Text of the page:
Call all of the above political ju-jitsu. Use the Trumpian chaos as an opening to move to higher ground. The President-elect won’t ever do the serious policy work, but maybe his people will. They have doors ajar to do so.

John Torinus is the chairman of Serigraph Inc. and a former Milwaukee Sentinel business editor who blogs regularly at johntorinus.com.

Categories: Business, Op-Ed, Politics

5 thoughts on “Op Ed: Make Lemonade From Trump’s Lemons”

  1. Rich says:

    My company spent $1.5 million to develop a bio-filter that removes more than 90% of the petro-chemicals that emit from the printing process, and it took six years – yes, six years – for the EPA certify that filter.

    Please elaborate, John, so we can evaluate the details of your faux outrage.

    Did you truly “not have a seat at the table” during those six years and “just waited for them to prosecute you”? Did the EPA send in some of those “geniuses (from) inside the beltway” to tell you exactly how to design the filter — maybe they even built it too — or did they “just set the standards that it had to meet” and come back to audit you on the results later?

    Now, for the six year part…On the surface it makes for a great headline, but the devil is likely in the details. How many prototypes were there, how many product iterations, how long was the test cycle for each? Maybe a factor in that timeline was some slow bureaucrats and the scheduling of the next interaction, perhaps because the agency was underfunded by those Republicans you so love. Without any of these details, your op-ed fits real nice into the “government is evil” narrative being peddled since Reagan’s days.

  2. WashCoRepub says:

    “The EPA had a staff of 8,358 in 1972 and it grew to 17,359 in 2011, according to data from the agency.”

    -Source: http://www.politifact.com/virginia/statements/2014/apr/14/morgan-griffith/rep-morgan-griffith-says-epa-job-growth-outstips-u/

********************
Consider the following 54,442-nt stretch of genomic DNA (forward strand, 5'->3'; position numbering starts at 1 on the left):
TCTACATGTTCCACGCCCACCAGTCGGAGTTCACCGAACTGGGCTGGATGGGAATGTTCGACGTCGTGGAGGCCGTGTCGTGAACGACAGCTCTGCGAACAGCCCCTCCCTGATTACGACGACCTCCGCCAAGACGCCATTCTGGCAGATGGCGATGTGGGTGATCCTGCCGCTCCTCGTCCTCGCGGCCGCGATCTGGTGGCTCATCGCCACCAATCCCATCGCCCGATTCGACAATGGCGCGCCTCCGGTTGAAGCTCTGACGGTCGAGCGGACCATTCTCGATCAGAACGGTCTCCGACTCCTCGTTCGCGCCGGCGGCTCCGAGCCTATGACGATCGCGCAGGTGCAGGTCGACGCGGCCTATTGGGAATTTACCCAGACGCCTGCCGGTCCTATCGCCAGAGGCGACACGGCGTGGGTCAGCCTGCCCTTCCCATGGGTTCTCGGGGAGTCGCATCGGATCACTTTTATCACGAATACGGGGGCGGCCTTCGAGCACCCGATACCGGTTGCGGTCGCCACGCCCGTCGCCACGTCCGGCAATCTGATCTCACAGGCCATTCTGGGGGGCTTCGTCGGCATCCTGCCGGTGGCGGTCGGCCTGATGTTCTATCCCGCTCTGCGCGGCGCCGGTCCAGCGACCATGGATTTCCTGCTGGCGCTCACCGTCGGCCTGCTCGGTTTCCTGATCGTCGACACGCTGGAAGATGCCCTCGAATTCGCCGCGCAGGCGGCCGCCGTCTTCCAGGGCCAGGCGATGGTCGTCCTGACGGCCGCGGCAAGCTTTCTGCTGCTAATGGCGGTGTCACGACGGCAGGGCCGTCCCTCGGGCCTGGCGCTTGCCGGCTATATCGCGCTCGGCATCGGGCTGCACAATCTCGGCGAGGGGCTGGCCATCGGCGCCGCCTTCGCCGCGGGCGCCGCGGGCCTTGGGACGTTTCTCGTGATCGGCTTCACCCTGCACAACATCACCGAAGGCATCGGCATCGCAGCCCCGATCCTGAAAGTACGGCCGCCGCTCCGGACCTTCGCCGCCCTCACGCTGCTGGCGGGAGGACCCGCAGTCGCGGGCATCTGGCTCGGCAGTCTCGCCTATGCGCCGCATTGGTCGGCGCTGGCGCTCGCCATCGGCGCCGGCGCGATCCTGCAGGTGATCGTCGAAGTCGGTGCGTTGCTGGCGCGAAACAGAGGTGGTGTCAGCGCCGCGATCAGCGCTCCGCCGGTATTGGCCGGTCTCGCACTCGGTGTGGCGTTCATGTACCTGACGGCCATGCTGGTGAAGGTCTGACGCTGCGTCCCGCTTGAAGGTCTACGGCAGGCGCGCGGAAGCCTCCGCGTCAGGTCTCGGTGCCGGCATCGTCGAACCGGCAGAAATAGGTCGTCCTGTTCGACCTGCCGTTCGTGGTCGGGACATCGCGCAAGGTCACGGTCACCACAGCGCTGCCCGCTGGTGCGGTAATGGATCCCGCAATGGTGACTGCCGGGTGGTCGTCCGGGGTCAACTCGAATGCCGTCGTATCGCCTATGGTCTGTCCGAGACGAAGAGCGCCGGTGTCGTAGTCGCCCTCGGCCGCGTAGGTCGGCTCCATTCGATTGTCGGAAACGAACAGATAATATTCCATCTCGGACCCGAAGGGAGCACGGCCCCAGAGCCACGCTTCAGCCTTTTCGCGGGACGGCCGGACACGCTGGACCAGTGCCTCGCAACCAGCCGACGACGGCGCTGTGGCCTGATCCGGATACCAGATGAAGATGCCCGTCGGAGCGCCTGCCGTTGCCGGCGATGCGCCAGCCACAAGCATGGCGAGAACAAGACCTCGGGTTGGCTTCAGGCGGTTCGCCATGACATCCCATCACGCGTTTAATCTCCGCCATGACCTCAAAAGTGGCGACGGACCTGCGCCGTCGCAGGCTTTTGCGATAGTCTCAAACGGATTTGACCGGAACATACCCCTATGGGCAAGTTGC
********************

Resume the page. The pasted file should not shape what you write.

Yeah, sounds like they’re really hurting for resources.

  3. Peter Abbott says:

    So, the EPA doubled its staff over the course of 39 years. Does that remotely compare to the resources of the companies they need to regulate to meet their obligations to enforce environmental law? Sweden is certainly an interesting example of government-corporate cooperation to protect and improve the environment, but Sweden’s corporate culture is steeped in cooperative norms, whereas U.S. corporations have to be dragged kicking and screaming to any table that does not place “shareholder value” as its centerpiece.

  4. Joe Dokes says:

    Good point, Peter, US GDP tripled from 1972-2011, rising from $5 trillion to $15 Trillion

  5. Tom D says:

    WCR (post 2),

    The EPA has far more responsibilities now than it did back in 1972—before the Safe Drinking Water Act (1974), the Clean Water Act (1977), the Surface Mining Control & Reclamation Act (1977), and the SuperFund law (1980).

    Back then it was perfectly legal to build new homes on toxic landfills (google “Love Canal”).

    Back then, there was no legal requirement to restore strip mines after they closed. (In Butte, Montana, an abandoned copper pit began filling with arsenic-laden water—so toxic that whole flocks of migrating waterfowl died after landing but nobody was responsible for its cleanup; google “Berkeley Pit”.)

    Back then the air was filthy. On clear, sunny days, you would often see red-purple-brown clouds along the horizon from airplains; on really bad days, you could even see those clouds from high-rise buildings. (I know; I worked on the 38th floor in Manhattan back then.)

    Back then there were many cloudless summer days where the sky barely had any blue (just a very pastel blue). If you exercised outside on one of those days (I used to bicycle), after an hour or so, your lungs just ached.

    Back then, snowbanks along roads turned black within days from automobile exhaust. In the early 1970’s I lived in Beloit and put a box fan in a window just inside the screen. At the end of one season, there was a perfectly circular nearly-opaque black area on the screen from just a few months of filthy air passing through.

    These are the bad-old-days that conservatives are trying to bring back.